In 2000, Jakez reworked our lever harp catalogue to make it clearer, particularly with regard to the names of the harps. Models before this time can still be a source of confusion. The harps were worked on a lot, which resulted better harps, but also in a rather complicated list of models often with the same strings and ranges, yet different.
To help with any confusion particularly regarding second-hand models from our earlier ranges, David Rescher of the Harfengalerie Camac Berlin has written a German-language explanation of the background to the present-day Mélusine and Korrigan, plus a summary of our current range, in response to questions on the German harp site harfenforum.de. I've made an English version for Harpblog. Never do any work someone else has already done, better than you would.
The Morgane, with its thirty-four strings, was the first larger lever harp made by Camac, in the 1970s (prior to this, we manufactured a leverless Bardic harp with a four-cornered soundboard and in quasi-Guinness style. It was also available in kit form, and very popular throughout the 1970s). The Morgane was built to be strung in nylon (A01 – D26), with bass wires (C27 – C34), offered with a choice of flat feet or taller legs, and a four-cornered soundbox. The Morgane remained in production until 2001.
At the end of the 1970s, Camac added their Mélusine model to their range. This harp had 36 strings, 2 more than the Morgane, in the bass (H35 and A36). It was also strung with nylon and wires and had a similar four-cornered soundbox. The Mélusine came into being following requests from Breton harpers, who wanted a greater bass range.
The Mélusine de Concert, developed in the 1980s, had a round and bigger soundbox, and a correspondingly bigger sound. The first Concert Mélusines still had a carbon fibre soundboard, with which Camac’s founder, Joël Garnier, had been experimenting in this decade.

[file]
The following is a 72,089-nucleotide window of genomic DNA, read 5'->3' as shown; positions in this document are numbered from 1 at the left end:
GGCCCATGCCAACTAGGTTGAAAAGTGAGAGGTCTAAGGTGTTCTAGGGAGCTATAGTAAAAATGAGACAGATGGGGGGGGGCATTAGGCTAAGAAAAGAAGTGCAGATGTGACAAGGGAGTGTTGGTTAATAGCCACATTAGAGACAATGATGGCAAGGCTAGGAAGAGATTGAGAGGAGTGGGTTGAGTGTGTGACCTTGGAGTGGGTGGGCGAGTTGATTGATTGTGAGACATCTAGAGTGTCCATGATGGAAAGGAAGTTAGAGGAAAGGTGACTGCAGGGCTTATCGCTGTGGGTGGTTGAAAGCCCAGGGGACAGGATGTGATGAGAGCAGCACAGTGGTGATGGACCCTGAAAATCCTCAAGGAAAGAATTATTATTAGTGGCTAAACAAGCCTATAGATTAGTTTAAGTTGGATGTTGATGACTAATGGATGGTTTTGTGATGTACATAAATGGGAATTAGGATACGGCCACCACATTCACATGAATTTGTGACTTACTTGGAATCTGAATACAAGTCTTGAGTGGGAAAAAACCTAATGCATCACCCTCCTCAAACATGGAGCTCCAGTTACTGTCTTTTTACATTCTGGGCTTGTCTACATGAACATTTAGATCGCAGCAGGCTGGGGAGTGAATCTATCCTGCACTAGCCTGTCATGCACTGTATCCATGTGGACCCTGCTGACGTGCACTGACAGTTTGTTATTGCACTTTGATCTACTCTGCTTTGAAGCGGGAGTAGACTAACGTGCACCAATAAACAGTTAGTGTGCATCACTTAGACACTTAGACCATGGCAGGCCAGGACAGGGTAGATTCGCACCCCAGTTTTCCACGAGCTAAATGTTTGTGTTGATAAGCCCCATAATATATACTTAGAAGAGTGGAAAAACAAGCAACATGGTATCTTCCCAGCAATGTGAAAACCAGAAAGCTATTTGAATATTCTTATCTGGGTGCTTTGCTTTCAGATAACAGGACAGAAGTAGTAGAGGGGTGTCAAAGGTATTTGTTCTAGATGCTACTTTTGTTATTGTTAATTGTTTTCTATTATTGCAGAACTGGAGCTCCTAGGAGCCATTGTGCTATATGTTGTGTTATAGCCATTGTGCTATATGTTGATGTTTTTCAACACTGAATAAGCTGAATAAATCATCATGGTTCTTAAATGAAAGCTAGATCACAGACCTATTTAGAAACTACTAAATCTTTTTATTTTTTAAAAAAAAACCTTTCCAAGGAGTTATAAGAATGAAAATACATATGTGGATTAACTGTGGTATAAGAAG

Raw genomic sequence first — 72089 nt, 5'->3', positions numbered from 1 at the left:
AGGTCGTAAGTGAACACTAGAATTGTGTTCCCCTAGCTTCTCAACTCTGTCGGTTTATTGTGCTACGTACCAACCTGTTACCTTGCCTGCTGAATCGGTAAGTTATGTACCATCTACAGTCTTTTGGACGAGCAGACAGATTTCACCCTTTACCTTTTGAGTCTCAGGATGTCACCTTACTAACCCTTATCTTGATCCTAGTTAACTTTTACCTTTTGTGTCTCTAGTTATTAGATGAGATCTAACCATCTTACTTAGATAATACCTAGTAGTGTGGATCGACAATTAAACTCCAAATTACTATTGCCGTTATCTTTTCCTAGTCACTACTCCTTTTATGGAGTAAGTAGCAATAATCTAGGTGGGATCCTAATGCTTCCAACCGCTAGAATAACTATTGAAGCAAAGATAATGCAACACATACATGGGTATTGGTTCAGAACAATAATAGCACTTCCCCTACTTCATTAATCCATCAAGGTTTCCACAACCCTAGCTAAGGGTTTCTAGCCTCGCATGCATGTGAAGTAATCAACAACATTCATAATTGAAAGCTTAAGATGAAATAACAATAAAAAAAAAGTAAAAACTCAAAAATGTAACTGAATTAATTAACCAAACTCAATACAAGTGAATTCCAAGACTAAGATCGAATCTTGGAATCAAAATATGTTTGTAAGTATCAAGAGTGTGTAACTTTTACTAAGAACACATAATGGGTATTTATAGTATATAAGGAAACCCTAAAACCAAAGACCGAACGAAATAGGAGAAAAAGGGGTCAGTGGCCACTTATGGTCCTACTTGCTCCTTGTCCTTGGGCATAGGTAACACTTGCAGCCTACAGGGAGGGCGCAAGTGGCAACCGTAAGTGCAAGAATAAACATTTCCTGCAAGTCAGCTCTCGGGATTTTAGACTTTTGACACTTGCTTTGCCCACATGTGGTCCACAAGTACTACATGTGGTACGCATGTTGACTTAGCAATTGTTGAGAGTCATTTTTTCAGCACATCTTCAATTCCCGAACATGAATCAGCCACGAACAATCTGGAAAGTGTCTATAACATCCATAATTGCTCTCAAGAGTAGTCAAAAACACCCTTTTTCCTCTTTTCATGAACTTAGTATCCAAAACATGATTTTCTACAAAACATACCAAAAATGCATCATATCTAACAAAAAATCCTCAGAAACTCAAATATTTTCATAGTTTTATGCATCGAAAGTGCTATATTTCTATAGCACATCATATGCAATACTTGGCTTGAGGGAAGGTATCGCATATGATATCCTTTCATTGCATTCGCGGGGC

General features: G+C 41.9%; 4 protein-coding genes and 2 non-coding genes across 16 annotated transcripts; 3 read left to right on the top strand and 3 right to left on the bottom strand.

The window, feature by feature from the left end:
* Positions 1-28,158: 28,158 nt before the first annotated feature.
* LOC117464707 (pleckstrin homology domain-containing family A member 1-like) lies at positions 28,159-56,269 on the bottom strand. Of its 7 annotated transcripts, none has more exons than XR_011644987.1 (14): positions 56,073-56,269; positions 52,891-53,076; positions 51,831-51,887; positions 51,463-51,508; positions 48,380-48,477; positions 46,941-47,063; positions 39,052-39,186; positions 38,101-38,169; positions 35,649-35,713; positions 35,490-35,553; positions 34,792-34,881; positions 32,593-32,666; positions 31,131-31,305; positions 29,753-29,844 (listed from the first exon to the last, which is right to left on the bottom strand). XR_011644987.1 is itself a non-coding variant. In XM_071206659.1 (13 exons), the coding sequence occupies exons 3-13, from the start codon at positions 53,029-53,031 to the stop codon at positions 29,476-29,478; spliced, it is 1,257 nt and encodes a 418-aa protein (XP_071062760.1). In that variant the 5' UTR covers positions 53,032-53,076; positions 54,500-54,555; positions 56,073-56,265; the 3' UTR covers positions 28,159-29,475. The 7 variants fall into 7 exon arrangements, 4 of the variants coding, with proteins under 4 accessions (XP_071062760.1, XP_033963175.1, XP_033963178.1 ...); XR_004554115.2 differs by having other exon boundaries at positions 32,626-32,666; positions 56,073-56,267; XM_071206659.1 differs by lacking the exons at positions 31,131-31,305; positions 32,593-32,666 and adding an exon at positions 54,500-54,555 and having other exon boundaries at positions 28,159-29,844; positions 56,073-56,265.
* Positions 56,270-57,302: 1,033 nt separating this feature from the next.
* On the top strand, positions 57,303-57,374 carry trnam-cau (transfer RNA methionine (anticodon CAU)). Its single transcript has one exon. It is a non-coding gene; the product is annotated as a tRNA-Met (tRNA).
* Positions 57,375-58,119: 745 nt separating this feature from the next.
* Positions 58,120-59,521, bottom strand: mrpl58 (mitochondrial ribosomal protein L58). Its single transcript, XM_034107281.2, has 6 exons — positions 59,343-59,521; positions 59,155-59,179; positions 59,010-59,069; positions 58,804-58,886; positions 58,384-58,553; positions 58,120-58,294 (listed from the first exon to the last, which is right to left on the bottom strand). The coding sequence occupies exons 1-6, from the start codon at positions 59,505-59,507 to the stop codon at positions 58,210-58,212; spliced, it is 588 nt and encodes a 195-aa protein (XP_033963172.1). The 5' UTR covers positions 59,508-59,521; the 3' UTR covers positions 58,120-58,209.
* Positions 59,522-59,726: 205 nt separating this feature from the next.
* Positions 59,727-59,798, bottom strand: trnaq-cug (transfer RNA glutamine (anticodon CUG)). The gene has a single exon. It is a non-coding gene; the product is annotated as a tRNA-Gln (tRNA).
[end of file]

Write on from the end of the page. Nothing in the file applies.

In the middle of the 1980s, Camac released their Korrigan model, firstly with 34 and subsequently with 36 strings, both with four-cornered soundboxes. The Korrigan was originally offered with the following stringing: A01 – C06 in nylon, H07 – D26 in gut (either in concert harp gauge or in “light” gauge), C27 – C34 in wires. The Korrigan always had a different basic structure to the Morgane and Mélusine: namely, a higher and more tapered neck above the bass register.
In response to requests from harpists for a gut-strung lever harp with a bigger sound than the Korrigan, Joël Garnier developed the Jumbo at the end of the 1980s. It had a thicker soundboard, and round soundbox. Like the Korrigan 36, it had 36 strings, but with a different string length and higher tension than on the Korrigan.
On the other hand, other customers wanted a nylon-strung harp with the Korrigan’s slender look. Joël Garnier therefore developed a modified Korrigan model in the early 1990s, with a soundboard built to accommodate nylon strings, and a neck designed to accommodate the longer length of these strings. Because of this, the neck looked straighter, particularly in the middle register, than that of the Korrigan, but is pulled just as high at the end. This model was offered firstly with 34 and then with 36 strings: A01 – D26 in nylon, and C27 – C34 / A36 in wires.
The model names were beginning to be a source of too much confusion, so when Jakez François took over the company following Joël’s death in the autumn of the year 2000, he overhauled the entire lever harp range. He made the Korrigan a gut-strung harp only (in concert or light gauge), the Mélusine a nylon-strung harp only (in standard or heavy gauge). The structure and soundboard for both models were also developed to incorporate 38-string models. You will find more detailed information about the stringing of our current models on our website, and in our catalogue.
The original Electroharp prototype, now in the National Museum of Scotland
The E C Llanera is also a real harp
Alongside the Mélusine and Korrigan, Camac now offers eleven lever harp models: the Bardic 22, Bardic 27, Telenn, Hermine, Mélusine de Concert, Mademoiselle, Stivell, Aziliz, Janet, E C Llanera and the new electro-accoustic Telenn Kadiou. There are also four electric lever models: the EH30 (the ‘Baby Blue’), EH36 (‘Electroharp’), and DHC Blue Lights 32 and 36. The individual models vary not only optically, but in how they are built and strung and therefore they also offer a broad range in terms of type of sound and how they feel to play.
The Telenn Kadiou is another recent collaboration with an artist - Dominig Bouchaud